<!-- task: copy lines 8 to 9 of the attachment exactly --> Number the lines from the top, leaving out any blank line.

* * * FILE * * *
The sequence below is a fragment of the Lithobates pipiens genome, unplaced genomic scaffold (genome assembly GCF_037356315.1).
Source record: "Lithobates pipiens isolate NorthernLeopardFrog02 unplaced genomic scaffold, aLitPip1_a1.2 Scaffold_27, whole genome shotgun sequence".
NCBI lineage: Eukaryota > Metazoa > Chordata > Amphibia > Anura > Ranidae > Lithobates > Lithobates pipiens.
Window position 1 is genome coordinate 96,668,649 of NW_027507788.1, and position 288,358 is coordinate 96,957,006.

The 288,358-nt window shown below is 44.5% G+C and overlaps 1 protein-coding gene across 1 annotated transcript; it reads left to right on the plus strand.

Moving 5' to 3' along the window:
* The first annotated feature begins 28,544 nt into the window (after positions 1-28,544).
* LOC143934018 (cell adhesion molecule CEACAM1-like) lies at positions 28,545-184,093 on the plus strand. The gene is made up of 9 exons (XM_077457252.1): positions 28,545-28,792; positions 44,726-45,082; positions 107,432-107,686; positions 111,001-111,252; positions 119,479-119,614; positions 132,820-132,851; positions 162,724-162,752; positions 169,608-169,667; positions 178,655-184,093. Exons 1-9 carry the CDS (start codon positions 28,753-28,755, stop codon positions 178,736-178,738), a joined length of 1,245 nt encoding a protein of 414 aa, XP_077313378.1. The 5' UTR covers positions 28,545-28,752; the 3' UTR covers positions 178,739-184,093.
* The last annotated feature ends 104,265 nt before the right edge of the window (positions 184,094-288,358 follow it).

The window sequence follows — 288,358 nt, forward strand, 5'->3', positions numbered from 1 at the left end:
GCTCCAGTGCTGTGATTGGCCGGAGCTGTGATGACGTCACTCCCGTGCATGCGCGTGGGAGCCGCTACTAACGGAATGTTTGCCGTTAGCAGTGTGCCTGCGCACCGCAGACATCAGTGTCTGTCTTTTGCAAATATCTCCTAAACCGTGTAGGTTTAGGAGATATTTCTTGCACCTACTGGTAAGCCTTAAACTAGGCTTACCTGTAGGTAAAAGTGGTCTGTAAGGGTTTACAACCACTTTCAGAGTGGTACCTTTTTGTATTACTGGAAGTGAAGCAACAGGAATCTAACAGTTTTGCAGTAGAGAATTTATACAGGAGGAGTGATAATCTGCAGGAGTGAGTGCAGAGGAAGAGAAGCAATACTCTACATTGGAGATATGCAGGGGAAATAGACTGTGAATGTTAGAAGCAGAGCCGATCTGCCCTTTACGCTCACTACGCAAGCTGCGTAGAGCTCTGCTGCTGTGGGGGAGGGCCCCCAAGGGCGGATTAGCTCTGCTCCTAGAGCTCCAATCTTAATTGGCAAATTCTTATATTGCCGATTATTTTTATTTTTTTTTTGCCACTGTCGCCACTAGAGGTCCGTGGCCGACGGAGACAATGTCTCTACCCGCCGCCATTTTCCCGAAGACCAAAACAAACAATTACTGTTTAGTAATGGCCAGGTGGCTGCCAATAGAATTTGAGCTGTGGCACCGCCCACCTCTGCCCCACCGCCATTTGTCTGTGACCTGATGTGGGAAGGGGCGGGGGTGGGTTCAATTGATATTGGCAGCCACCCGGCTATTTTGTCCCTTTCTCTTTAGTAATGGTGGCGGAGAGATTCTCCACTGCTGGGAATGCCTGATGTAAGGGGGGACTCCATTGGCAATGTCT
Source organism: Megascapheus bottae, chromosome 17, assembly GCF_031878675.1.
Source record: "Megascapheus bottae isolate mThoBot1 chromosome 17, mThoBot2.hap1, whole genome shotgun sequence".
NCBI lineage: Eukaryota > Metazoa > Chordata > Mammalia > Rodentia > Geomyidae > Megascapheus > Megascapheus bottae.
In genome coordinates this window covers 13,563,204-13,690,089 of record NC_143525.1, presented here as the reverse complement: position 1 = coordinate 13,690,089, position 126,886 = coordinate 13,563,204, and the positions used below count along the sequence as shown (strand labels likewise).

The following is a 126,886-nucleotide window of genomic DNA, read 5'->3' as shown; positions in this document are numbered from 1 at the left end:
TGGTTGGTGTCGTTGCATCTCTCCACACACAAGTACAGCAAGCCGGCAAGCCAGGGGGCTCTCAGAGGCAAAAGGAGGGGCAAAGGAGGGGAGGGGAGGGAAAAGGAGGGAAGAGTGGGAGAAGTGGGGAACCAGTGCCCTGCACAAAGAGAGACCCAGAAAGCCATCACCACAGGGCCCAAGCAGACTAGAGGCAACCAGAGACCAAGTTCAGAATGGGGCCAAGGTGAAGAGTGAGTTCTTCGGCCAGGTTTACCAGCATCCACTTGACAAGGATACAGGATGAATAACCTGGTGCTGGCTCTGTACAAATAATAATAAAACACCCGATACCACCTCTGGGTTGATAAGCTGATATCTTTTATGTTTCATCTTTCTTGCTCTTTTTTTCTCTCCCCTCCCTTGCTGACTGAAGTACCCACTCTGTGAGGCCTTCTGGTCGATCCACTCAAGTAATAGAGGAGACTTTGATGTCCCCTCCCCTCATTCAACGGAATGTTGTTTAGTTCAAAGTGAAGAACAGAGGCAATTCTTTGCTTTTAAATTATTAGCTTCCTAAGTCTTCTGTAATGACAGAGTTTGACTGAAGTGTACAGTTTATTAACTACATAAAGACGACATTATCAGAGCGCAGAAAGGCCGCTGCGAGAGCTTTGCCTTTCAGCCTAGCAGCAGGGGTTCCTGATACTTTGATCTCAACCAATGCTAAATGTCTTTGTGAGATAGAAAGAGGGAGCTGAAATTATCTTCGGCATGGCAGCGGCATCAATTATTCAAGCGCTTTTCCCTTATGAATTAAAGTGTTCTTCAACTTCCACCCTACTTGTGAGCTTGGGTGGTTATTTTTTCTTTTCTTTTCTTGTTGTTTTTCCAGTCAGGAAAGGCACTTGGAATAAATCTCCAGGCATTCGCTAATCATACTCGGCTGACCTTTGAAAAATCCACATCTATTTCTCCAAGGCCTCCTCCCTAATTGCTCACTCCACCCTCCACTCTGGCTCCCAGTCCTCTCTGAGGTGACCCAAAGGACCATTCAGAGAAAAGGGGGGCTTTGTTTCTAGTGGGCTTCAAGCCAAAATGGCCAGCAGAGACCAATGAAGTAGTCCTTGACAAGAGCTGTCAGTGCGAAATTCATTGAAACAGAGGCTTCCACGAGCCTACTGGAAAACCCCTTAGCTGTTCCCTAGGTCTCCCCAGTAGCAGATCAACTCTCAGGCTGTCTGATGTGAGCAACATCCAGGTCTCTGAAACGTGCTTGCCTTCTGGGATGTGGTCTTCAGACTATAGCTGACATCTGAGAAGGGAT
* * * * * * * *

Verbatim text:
* LOC143934018 (cell adhesion molecule CEACAM1-like) lies at positions 28,545-184,093 on the plus strand. The gene is made up of 9 exons (XM_077457252.1): positions 28,545-28,792; positions 44,726-45,082; positions 107,432-107,686; positions 111,001-111,252; positions 119,479-119,614; positions 132,820-132,851; positions 162,724-162,752; positions 169,608-169,667; positions 178,655-184,093. Exons 1-9 carry the CDS (start codon positions 28,753-28,755, stop codon positions 178,736-178,738), a joined length of 1,245 nt encoding a protein of 414 aa, XP_077313378.1. The 5' UTR covers positions 28,545-28,752; the 3' UTR covers positions 178,739-184,093.
* The last annotated feature ends 104,265 nt before the right edge of the window (positions 184,094-288,358 follow it).